Who is Khalil Gibran

Khalil Gibran (/dʒɪˈbrɑːn/); sometimes spelled Kahlil;[a] (full Arabic name Gibran Khalil Gibran) (Arabic: جبران خليل جبران‎ / ALA-LC: Jubrān Khalīl Jubrān or Jibrān Khalīl Jibrān) (January 6, 1883 – April 10, 1931) was a Lebanese-American writer, poet, visual artist and Lebanese nationalist.

Gibran was born in the town of Bsharri in the Mount Lebanon Mutasarrifate, Ottoman Empire (modern-day Lebanon), to Khalil Gibran and Kamila Gibran (Rahmeh). As a pre-teen Gibran emigrated with his family to the United States, where he studied art and began his literary career, writing in both English and Arabic. In the Arab world, Gibran is regarded as a literary and political rebel. His romantic style was at the heart of a renaissance in modern Ara...
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Khalil Gibran Poems

  • Two Infants Ii
    A prince stood on the balcony of his palace addressing a great multitude summoned for the occasion and said, "Let me offer you and this whole fortunate country my congratulations upon the birth of a new prince who will carry the name of my noble family, and of whom you will be justly proud. He is the new bearer of a great and illustrious ancestry, and upon him depends the brilliant future of this realm. Sing and be merry!" The voices of the throngs, full of joy and thankfulness, flooded the sky with exhilarating song, welcoming the new tyrant who would affix the yoke of oppression to their necks by ruling the weak with bitter authority, and exploiting their bodies and killing their souls. For that destiny, the people were singing and drinking ecstatically to the heady of the new Emir.

    Another child entered life and that kingdom at the same time. While the crowds were glorifying the strong and belittling themselves by singing praise to a potential despot, and while the angels of heaven were weeping over the people's weakness and servitude, a sick woman was thinking. She lived in an old, deserted hovel and, lying in her hard bed beside her newly born infant wrapped with ragged swaddles, was starving to death. She was a penurious and miserable young wife neglected by humanity; her husband had fallen into the trap of death set by the prince's oppression, leaving a solitary woman to whom God had sent, that night, a tiny companion to prevent her from working and sustaining life.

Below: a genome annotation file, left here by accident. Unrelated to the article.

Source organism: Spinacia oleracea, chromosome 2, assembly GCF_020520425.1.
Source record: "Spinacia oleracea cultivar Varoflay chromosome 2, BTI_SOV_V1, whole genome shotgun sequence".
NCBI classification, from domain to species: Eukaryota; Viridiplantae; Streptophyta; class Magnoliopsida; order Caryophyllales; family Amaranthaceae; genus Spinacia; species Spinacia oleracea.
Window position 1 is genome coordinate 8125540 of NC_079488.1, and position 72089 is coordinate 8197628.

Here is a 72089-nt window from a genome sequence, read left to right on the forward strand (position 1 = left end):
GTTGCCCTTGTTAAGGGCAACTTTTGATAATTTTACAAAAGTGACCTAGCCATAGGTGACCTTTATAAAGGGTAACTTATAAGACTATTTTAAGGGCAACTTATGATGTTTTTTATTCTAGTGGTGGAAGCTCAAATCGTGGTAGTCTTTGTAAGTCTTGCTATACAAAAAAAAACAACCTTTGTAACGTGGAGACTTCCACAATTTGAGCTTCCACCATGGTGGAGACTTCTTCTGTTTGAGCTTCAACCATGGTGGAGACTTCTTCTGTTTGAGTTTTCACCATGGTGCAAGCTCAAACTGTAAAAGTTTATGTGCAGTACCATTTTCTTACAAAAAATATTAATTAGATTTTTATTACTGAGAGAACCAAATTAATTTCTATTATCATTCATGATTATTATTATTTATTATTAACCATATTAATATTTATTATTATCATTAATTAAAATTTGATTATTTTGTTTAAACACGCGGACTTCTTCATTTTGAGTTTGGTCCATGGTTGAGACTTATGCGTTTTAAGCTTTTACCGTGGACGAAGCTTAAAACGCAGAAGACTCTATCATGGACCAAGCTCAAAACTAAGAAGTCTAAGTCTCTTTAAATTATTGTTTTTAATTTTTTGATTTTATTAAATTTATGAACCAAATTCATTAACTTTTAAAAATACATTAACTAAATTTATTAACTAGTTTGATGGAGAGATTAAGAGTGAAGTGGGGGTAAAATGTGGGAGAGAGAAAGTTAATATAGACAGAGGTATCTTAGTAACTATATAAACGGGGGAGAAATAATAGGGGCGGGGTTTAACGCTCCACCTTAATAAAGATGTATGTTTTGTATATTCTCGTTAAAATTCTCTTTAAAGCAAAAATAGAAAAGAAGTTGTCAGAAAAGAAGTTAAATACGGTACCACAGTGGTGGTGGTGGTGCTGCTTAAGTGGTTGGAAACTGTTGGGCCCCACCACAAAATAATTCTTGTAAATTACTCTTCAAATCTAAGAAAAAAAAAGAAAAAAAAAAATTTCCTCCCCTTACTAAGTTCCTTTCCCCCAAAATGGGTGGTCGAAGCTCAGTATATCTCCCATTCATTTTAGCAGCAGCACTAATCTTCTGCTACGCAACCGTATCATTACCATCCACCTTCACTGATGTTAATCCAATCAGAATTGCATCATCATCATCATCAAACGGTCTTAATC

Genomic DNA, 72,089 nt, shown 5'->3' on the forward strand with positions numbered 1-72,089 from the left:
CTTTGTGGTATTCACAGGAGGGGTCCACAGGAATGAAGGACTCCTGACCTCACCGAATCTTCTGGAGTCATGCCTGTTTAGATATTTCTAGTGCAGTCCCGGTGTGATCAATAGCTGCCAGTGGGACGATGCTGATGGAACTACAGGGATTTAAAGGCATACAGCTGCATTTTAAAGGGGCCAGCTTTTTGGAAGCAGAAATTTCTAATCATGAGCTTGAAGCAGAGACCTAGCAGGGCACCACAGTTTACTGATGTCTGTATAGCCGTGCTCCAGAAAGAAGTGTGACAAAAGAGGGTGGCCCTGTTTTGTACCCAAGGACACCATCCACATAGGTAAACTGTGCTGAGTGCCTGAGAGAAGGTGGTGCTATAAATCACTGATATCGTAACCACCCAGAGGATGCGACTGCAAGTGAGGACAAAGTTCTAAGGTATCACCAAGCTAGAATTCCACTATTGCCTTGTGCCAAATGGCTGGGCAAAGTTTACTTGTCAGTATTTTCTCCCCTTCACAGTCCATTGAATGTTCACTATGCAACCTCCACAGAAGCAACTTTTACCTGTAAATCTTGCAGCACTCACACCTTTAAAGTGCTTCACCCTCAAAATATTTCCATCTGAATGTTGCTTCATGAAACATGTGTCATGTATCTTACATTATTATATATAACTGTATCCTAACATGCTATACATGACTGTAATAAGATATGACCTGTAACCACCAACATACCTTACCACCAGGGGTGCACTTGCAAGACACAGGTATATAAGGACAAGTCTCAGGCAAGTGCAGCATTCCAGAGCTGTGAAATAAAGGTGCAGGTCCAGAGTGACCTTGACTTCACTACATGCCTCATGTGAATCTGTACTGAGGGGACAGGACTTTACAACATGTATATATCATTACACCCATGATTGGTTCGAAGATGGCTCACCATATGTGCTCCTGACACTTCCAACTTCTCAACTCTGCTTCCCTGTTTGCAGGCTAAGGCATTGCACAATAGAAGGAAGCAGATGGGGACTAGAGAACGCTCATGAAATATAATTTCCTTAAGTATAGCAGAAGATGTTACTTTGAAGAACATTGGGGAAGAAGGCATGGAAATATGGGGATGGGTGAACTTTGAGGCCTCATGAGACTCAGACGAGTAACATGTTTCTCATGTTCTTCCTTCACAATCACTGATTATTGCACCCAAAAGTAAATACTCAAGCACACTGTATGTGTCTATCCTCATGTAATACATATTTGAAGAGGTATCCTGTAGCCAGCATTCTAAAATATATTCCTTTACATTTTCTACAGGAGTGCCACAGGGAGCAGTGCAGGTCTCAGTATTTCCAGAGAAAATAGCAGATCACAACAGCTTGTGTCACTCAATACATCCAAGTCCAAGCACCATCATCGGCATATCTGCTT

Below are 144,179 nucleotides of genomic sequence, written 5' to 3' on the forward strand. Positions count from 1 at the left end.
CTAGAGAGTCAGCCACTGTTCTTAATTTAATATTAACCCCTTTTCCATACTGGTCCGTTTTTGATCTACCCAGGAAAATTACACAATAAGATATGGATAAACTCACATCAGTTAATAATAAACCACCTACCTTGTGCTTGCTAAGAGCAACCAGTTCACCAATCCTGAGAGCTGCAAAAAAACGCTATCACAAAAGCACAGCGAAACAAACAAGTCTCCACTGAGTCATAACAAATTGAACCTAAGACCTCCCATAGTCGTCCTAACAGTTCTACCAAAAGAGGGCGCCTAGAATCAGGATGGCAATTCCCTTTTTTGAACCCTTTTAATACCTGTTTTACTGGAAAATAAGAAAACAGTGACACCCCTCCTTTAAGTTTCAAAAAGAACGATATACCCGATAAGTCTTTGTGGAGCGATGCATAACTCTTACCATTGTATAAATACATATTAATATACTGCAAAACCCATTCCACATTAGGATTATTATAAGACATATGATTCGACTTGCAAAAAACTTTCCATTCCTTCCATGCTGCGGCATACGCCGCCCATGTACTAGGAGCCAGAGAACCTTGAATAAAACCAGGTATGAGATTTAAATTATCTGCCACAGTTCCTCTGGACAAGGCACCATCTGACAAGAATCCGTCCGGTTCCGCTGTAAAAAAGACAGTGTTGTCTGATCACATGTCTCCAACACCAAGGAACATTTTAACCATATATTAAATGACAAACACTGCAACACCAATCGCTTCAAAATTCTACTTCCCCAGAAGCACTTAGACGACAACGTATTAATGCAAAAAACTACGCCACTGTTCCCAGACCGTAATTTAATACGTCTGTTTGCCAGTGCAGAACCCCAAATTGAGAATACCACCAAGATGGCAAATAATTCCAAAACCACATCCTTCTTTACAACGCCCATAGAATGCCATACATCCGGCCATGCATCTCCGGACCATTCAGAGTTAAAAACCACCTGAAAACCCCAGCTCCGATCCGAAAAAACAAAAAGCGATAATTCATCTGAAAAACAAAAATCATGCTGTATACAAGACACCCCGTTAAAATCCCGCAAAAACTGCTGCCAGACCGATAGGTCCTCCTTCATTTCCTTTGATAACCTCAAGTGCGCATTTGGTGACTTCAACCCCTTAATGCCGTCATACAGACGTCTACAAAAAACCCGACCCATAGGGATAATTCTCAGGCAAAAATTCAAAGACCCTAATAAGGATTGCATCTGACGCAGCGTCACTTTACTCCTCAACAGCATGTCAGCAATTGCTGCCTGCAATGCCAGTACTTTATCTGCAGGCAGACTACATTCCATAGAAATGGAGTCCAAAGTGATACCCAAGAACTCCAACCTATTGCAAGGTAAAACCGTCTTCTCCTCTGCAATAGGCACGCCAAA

...
  • On Pain
    Your pain is the breaking of the shell that encloses
    your understanding.

    Even as the stone of the fruit must break, that its ...
  • Self-knowledge Xvii
    And a man said, "Speak to us of Self-Knowledge."

    And he answered, saying:
    ...
  • Song Of The Soul Xxii
    In the depth of my soul there is
    A wordless song - a song that lives
    In the seed of my heart.
    It refuses to melt with ink on ...
  • Giving Chapter V
    Then said a rich man, "Speak to us of Giving."

    And he answered:
    ...
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Top 10 most used topics by Khalil Gibran

Heart 58 Life 55 Love 51 I Love You 51 God 42 Earth 39 Night 36 Spirit 32 Speak 31 Soul 31


Khalil Gibran Quotes

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Comments about Khalil Gibran

  • Juankennex: sing and dance together and be joyous, but let each one of you be alone, even as the strings of the lute are alone though they quiver with the same music. - khalil gibran
  • Bourbonnscotch: “let there be spaces in your togetherness” ~ khalil gibran
  • Khizer_chaudhry: do not accept half a solution do not believe half truths do not dream half a dream do not fantasize about half hopes half the way will get you no where you are a whole that exists to live a life not half a life. ~khalil gibran (book: the prophet)
  • El_aine_moore: “between what is said and not meant and what is meant and not said, most of love is lost.” – khalil gibran
  • Photosbytmcneil: the smallest act of kindness is worth more than the greatest intention. ~ khalil gibran
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Poem of the day

William Cowper Poem
Denner's Old Woman
 by William Cowper

In this mimic form of a matron in years,
How plainly the pencil of Denner appears!
The matron herself, in whose old age we see
Not a trace of decline, what a wonder is she!
No dimness of eye, and no cheek hanging low,
No wrinkle, or deep-furrow-d frown on the brow!
Her forehead indeed is here circled around
With locks like the ribbon with which they are bound;
...

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